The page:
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Latest Olmec Stories

Digging Deep For Clues On The Origins Of The Maya Civilization
2013-04-26 05:57:15

April Flowers for redOrbit.com - Your Universe Online The origins of the Maya civilization remain something of a mystery to researchers, despite the fact it is well-known for elaborate temples, a sophisticated writing system, and mathematical and astronomical developments. A new study led by the University of Arizona (UA) suggests the origins of the civilization are more complex than previously thought, challenging the two prevailing theories. In the debate on the origins of the...

Archaeologists Find Tomb Of Mayan Ruler
2012-10-26 14:21:08

Lee Rannals for redOrbit.com — Your Universe Online Archaeologists have uncovered a tomb complete with jade jewelry and decorations that belong to an early Mayan ruler. The experts said on Thursday that the discovery at Guatemala's Tak'alik Ab'aj temple site may help to broaden the spectrum of what life was like during the Mayan culture. Archaeologists Miguel Orrego said carbon-dating indicates the tomb was built between 700 and 400 B.C., which was several hundred years before...

2012-05-09 00:01:24

GW Anthropology Professor Jeffrey Blomster´s Research Featured in PNAS Journal George Washington University Professor Jeffrey P. Blomster´s latest research explores the importance of the ballgame to ancient Mesoamerican societies. Dr. Blomster´s findings show how the discovery of a ballplayer figurine in the Mixteca Alta region of Oaxaca demonstrates the early participation of the region in the iconography and ideology of the game, a point that had not been previously...

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2011-02-16 05:50:00

Archaeologists uncovered a 3,000-year-old Mesoamerican stone monument in southern Mexico of an unknown man. "It's beautiful and was obviously very important," says University of Wisconsin-Madison archaeologist John Hodgson of the newly discovered stone monument. "But we will probably never know who he was or what the sculpture means in its entirety." The man is the central figure of a stone monument discovered in 2009 at a site known as Ojo de Agua in Chiapas, Mexico. Hodgson describes the...

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2010-05-18 11:07:09

On Monday, archaeologists in southern Mexico announced they have found a 2,700-year-old tomb of a dignitary inside a pyramid that may be the oldest type of burial documented in Mesoamerica. The tomb held a man believed to be aged at about 50 who was buried with jade collars, pyrite and obsidian artifacts and ceramic vessels.  Archaeologists Emiliano Gallaga said the tomb dates between 500 and 700 B.C. Gallaga told the Associated Press (AP) that based on the layers in which it was found...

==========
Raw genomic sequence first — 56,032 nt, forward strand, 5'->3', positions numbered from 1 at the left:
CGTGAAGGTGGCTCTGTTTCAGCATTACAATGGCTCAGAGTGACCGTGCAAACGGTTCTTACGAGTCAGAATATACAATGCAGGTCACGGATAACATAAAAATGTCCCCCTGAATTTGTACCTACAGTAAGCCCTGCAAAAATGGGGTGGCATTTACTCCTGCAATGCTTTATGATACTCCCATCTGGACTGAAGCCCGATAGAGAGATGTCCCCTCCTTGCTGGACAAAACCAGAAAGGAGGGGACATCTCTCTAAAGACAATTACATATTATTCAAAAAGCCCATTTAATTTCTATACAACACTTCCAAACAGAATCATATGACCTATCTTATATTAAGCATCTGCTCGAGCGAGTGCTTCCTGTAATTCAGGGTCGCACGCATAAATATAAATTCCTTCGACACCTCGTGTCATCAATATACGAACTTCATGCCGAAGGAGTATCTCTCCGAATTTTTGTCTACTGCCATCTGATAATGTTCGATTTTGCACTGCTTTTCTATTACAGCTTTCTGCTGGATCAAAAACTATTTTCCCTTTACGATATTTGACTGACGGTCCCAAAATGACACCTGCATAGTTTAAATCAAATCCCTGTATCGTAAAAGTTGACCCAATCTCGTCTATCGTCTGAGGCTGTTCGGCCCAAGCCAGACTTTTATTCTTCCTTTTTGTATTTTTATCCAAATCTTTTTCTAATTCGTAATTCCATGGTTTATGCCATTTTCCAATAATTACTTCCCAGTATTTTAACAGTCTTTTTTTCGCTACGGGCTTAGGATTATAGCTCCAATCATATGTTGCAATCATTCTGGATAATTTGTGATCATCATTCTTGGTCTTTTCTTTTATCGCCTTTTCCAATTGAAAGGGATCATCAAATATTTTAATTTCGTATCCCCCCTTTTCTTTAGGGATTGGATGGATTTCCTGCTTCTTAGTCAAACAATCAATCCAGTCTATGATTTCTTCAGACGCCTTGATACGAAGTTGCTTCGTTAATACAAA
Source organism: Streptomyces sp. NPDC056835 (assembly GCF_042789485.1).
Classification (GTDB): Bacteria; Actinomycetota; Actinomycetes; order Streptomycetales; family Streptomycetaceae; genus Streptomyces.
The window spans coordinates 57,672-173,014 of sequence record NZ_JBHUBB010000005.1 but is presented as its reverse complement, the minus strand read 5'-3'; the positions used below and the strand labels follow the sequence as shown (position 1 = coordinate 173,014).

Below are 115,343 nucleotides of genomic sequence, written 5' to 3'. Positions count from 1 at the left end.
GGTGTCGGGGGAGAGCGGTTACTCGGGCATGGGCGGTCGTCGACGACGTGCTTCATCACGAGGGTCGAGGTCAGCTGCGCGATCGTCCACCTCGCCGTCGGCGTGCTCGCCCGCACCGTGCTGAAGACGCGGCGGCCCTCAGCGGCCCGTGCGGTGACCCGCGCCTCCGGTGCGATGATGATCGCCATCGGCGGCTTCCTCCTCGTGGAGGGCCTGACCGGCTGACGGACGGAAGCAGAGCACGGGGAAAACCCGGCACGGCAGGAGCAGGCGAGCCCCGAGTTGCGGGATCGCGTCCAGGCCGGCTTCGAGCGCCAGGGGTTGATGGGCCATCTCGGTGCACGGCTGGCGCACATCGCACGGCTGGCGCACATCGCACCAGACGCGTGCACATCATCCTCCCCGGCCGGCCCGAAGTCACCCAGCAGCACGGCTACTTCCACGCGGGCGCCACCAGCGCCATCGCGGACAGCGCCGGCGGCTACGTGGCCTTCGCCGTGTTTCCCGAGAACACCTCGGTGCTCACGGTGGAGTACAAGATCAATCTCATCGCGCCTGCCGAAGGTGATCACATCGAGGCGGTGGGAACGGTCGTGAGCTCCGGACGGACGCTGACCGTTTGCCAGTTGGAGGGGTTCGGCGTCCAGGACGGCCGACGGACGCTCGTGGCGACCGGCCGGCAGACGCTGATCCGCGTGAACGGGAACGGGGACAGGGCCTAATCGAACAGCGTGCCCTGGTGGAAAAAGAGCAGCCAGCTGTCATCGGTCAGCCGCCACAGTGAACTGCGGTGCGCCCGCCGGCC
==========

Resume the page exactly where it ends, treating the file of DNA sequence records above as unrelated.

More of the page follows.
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2007-01-26 00:30:00

MEXICO CITY -- A 2,500-year-old city influenced by the Olmecs, often referred to as the "mother culture" of Mesoamerica, has been discovered hundreds of miles away from the Olmecs' Gulf coast territory, archaeologists said. The remains of Zazacatla are providing insight into the early arrival of advanced civilizations in central Mexico, while also providing lessons about the risks to ruins posed by modern development that now cover much of the ancient city. Archaeologist Giselle Canto said...

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2006-09-14 16:10:00

WASHINGTON - It's more than idle doodling and the meaning is unclear. But there's one thing researchers are sure of: The insect, ear of corn, inverted fish and other symbols inscribed on an ancient stone slab is the earliest known writing in the Western Hemisphere. The arrangement and pattern of the symbols suggest the ancient Olmec civilization was using written language roughly three centuries earlier than previously proposed. "We are dealing with the first, clear evidence of writing in the...

2006-05-08 21:39:15

MEXICO CITY (Reuters) - A carved monolith unearthed in Mexico may show that the Olmec civilization, one of the oldest in the Americas, was more widespread than thought or that another culture thrived alongside it 3,000 years ago. Findings at the newly excavated Tamtoc archeological site in the north-central state of San Luis Potosi may prompt scholars to rethink a view of Mesoamerican history which holds that its earliest peoples were based in the south of Mexico. "It is a very...

2005-08-01 16:50:45

MADISON - Clearing -- or perhaps roiling -- the murky and often contentious waters of Mesoamerican archeology, a study of 3,000-year-old pottery provides new evidence that the Olmec may not have been the mother culture after all. Writing this week (Aug. 1, 2005) in the Proceedings of the National Academy of Sciences (PNAS), a team of scientists led by University of Wisconsin-Madison archeologist James B. Stoltman presents new evidence that shows the Olmec, widely regarded as the creators of...


Word of the Day
tesla
  • The unit of magnetic flux density in the International System of Units, equal to the magnitude of the magnetic field vector necessary to produce a force of one newton on a charge of one coulomb moving perpendicular to the direction of the magnetic field vector with a velocity of one meter per second. It is equivalent to one weber per square meter.
This word is named for Nikola Tesla, the inventor, engineer, and futurist.